Thursday, 1 October 2009

Wargame Night: The First Battle of Narvik (1)

I'm a happy man, no more thinking about it, but a bit of doing. A "night pass" (married folk will understand) is secured, hurriedly a box of toys tucked safely under an arm and off we go to actually ... wargame. It's been over a month, well over, I am so looking forward to it even though I am only going to be the umpire tonight. Now perhaps you would expect a 20mm WWII battle. No that would be far too sensible a thing for me to do. Far better to blow the dust off some of my old Navwar 1:3000 scale miniatures and try and to remember the GQ2 (General Quarters 2) rule set. I have not (and probably will not) made the transition to GQ3 as it unfortunately drops what I liked about the original rules, namely simplification and a pleasant level of abstraction.

The scenario was a bit of a thrown together "what shall we do at the last minute tonight affair" based on the hectic First Battle of Narvik in December 1940. The game was played in a serious (as becomes an Englishman playing a commander in the Royal Navy) but friendly fashion with a few embarrassing breaks as I fluttered through the rule book. Ahem, I knew these rules once!

A quick Google will tell you that in 1940 the Germans transported an invasion force to Narvik by destroyer (ten large ones in fact) and soon took control of the port facilities and hinterland. A sea journey so far north all but exhausted the fuel range of the destroyers so cunningly replenishment oil tankers accompanied them to top then up for the return journey. This extra complexity cost time and gave the Royal Navy the opportunity to strike a blow against the Kriegsmarine. Unsure of the exact size and strength of the German presence a reconnaissance in force was organised. The Admiralty after much procrastination sent the Second Destroyer flotilla of five 'H' Class destroyers under the command of Captain Warburton-Lee to aggressively probe and attack enemy shipping in the Narvik fjord system.

Players (J) and (D) took center stage. The British player (D) took the brief in his stride and in a damn-the-torpedoes style line-abreast, battle ensigns fluttering in the breeze, entered the fjord aggressively as shown below. Note: The terrain below is a completely haphazard concoction thrown together on the night, serving to facilitate a close action to the shore working with little or no room for maneuver. It probably bears little or no historical relevance, please accept this as so. Black hexes represent the sea, therefore it follows green gaps with 25/28mm rock scenery represent islands and/or shoreline.

The red poker markers indicate the furthest line of visibility (D) could see the moment the RN entered the fjord, the ships have moved their full allowance. The German player (J) has plotted his hidden patrol(s) in true "Fog of War" fashion. The visibility was randomly rolled for and came back with a very historical poor line of sight as per the snow-bound night of the 10th December 1940. Maximum visibility range was a mere 16 inches which meant gunnery combat (when it happened) would be in the murderous rapid fire category. In hindsight perhaps I should have used cm to widen the fjord and give the British more room to play with, for example if they wanted to try and dodge the/any patrols. As it was the British player intended to make contact with whatever was in the fjord, so strategically I think nothing was a miss here. The three British player bounded forward three turns until "contact".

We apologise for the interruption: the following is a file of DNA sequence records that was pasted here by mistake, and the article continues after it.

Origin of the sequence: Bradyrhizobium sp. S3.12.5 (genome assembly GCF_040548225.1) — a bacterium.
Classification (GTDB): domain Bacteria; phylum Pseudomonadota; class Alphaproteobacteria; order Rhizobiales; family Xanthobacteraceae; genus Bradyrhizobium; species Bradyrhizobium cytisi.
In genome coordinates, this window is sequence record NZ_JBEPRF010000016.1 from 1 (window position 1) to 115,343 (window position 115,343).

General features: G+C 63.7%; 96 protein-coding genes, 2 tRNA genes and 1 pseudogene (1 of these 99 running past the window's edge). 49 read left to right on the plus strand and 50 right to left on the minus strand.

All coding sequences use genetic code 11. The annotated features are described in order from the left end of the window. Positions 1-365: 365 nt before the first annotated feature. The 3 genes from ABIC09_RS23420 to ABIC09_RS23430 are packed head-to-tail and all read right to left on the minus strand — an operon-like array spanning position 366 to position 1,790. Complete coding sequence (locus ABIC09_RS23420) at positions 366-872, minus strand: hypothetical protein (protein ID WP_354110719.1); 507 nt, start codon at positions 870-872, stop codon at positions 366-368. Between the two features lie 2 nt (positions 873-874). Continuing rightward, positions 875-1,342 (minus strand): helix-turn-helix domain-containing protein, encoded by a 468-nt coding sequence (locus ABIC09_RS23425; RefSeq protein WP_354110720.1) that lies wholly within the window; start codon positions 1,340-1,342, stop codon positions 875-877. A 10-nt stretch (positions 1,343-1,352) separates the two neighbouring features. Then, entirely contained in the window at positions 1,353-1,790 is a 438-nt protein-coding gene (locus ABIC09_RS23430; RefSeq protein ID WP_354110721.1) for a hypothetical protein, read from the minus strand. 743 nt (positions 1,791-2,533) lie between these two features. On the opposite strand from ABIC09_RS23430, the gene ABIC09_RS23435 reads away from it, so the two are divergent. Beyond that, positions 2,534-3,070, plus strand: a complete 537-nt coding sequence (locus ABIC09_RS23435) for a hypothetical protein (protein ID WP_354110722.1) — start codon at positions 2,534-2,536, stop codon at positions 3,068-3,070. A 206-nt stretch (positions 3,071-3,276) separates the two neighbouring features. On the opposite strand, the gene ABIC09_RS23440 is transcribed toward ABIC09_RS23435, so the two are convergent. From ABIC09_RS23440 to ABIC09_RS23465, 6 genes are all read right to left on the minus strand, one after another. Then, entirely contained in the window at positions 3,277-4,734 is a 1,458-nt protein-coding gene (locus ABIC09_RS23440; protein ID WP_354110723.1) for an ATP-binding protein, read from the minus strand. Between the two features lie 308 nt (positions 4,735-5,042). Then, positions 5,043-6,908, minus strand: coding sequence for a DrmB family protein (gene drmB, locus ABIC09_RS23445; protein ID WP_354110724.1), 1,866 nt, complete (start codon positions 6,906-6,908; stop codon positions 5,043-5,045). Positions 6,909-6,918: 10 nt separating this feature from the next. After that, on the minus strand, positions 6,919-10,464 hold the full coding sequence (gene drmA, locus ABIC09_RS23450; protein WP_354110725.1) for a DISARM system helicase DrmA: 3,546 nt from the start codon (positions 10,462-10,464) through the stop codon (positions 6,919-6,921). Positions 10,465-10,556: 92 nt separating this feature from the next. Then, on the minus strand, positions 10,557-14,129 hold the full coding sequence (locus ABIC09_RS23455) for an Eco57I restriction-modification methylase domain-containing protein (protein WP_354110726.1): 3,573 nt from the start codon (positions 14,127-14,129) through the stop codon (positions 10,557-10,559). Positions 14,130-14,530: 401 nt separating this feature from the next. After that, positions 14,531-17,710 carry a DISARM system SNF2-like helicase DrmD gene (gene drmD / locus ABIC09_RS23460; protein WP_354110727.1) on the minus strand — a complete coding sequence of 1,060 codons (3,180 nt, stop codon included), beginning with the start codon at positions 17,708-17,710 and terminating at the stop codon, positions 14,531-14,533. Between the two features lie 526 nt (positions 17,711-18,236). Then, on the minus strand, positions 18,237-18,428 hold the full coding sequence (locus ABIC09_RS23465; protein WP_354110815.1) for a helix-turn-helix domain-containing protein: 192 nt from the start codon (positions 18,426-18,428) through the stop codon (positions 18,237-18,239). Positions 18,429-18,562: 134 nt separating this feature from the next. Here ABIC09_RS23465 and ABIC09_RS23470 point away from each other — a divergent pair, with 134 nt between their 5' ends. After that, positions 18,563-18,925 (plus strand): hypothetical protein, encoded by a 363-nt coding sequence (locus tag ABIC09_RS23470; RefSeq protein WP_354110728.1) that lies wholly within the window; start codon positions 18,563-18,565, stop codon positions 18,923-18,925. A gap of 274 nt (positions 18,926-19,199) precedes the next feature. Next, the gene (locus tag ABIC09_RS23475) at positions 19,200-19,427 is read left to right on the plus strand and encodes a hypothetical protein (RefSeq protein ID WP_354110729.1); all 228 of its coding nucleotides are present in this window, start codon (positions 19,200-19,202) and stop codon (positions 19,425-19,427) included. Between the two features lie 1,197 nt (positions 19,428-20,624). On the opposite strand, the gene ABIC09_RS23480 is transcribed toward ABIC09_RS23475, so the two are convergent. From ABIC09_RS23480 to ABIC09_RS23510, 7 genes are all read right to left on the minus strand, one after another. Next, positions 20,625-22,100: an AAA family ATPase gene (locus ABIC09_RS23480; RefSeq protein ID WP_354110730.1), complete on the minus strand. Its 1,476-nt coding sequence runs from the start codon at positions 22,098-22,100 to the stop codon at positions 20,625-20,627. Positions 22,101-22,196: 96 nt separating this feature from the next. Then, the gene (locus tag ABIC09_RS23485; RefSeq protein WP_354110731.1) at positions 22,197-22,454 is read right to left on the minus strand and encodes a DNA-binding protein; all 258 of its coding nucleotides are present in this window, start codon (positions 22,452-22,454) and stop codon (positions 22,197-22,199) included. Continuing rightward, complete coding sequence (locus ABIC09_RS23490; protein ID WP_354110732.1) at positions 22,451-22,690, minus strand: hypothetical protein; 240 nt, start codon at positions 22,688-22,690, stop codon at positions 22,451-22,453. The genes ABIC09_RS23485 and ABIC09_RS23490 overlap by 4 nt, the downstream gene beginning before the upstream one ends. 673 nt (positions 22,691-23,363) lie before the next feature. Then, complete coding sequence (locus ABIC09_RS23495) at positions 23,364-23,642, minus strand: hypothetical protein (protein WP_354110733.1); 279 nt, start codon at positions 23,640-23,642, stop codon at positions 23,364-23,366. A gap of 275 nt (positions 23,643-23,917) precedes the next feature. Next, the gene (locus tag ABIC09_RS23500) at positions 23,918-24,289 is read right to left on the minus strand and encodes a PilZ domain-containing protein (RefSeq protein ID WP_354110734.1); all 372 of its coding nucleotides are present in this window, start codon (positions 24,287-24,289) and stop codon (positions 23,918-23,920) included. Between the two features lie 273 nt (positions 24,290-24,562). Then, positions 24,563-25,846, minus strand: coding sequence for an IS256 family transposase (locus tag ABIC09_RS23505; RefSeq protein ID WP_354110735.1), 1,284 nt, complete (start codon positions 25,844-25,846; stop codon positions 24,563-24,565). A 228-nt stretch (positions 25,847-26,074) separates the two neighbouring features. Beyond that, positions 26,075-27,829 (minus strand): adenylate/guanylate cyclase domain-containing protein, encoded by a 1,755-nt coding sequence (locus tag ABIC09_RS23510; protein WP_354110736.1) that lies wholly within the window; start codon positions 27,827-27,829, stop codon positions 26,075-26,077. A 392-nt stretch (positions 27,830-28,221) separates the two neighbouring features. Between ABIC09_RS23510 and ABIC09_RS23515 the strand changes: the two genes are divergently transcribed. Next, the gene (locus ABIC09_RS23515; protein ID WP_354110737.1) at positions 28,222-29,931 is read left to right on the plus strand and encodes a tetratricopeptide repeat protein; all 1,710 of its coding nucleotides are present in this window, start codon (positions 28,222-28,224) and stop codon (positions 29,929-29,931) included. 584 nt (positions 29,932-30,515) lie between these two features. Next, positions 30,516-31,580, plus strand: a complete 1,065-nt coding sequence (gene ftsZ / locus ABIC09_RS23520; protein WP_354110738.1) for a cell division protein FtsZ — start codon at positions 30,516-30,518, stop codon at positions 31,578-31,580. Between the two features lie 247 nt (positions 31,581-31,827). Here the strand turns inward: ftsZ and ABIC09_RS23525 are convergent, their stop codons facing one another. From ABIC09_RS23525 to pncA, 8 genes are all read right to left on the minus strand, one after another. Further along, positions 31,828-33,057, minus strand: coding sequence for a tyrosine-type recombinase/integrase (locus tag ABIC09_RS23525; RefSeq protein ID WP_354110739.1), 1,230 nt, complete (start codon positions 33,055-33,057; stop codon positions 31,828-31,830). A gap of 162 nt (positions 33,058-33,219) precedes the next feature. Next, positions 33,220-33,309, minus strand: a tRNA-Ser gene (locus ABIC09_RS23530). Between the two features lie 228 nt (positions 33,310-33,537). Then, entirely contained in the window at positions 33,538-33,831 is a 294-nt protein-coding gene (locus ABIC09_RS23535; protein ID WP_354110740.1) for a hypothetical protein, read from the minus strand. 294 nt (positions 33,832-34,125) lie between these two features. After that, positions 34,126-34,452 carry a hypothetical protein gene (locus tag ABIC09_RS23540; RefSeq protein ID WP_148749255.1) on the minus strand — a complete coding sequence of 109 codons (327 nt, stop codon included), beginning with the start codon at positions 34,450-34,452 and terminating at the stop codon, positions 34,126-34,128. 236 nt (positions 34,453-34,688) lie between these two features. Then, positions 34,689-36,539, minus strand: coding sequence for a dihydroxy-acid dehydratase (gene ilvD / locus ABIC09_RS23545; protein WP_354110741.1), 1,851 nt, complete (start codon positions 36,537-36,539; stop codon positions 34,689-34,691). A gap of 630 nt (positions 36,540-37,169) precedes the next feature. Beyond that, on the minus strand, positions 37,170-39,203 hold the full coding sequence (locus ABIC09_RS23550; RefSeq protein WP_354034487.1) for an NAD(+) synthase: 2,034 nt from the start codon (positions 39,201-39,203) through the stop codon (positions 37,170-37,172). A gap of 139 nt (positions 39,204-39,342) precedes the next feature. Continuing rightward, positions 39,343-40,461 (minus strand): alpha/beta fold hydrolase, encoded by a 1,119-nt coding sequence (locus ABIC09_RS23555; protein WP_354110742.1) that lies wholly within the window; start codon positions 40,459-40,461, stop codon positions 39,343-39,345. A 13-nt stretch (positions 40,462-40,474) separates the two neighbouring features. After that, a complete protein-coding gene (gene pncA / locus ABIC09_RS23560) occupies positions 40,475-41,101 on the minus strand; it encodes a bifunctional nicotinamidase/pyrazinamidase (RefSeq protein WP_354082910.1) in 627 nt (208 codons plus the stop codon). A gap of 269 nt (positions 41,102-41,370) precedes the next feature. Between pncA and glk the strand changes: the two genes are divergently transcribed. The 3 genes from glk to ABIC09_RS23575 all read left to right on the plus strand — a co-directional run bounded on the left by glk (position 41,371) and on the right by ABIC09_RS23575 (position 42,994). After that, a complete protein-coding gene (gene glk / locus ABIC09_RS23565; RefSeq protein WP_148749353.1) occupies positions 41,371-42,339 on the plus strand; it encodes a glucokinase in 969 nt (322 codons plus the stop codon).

The moment of "Contact":

The German "designated" Patrol destroyer (Von Roeder - bottom middle) is sighted by two RN destroyers (HMS Hunter and HMS Havoc). Gunnery ensued, with the Von Roeder coming off better after a brief but bloody exchange of gunfire over the next two turns. Key to this being the KM's ability to broadside and cross the T's of the Royal Navy flotilla (again, only two of which could engage due to the visibility and even then only for for half gunnery effect). HMS Hunter took the brunt of the firestorm, taking a critical in the boiler halving her speed, plus numerous hull and armament box hits (both being reduced by two). She was effectively out of the game in Captain (D)'s eyes.

In return the Von Roeder picked up only a half a hull hit. The Germans were blessed by the Brit(D) just rolling poor on the "to hit" dice. Nevertheless following written orders when faced by a superior force the Von Roeder made smoke RN and retired back to friendly forces behind the lee of a convenient small island. An alert (by signal flares and the sound of gunfire) was also sent to activate "other" German forces in the Narvik fjord area.

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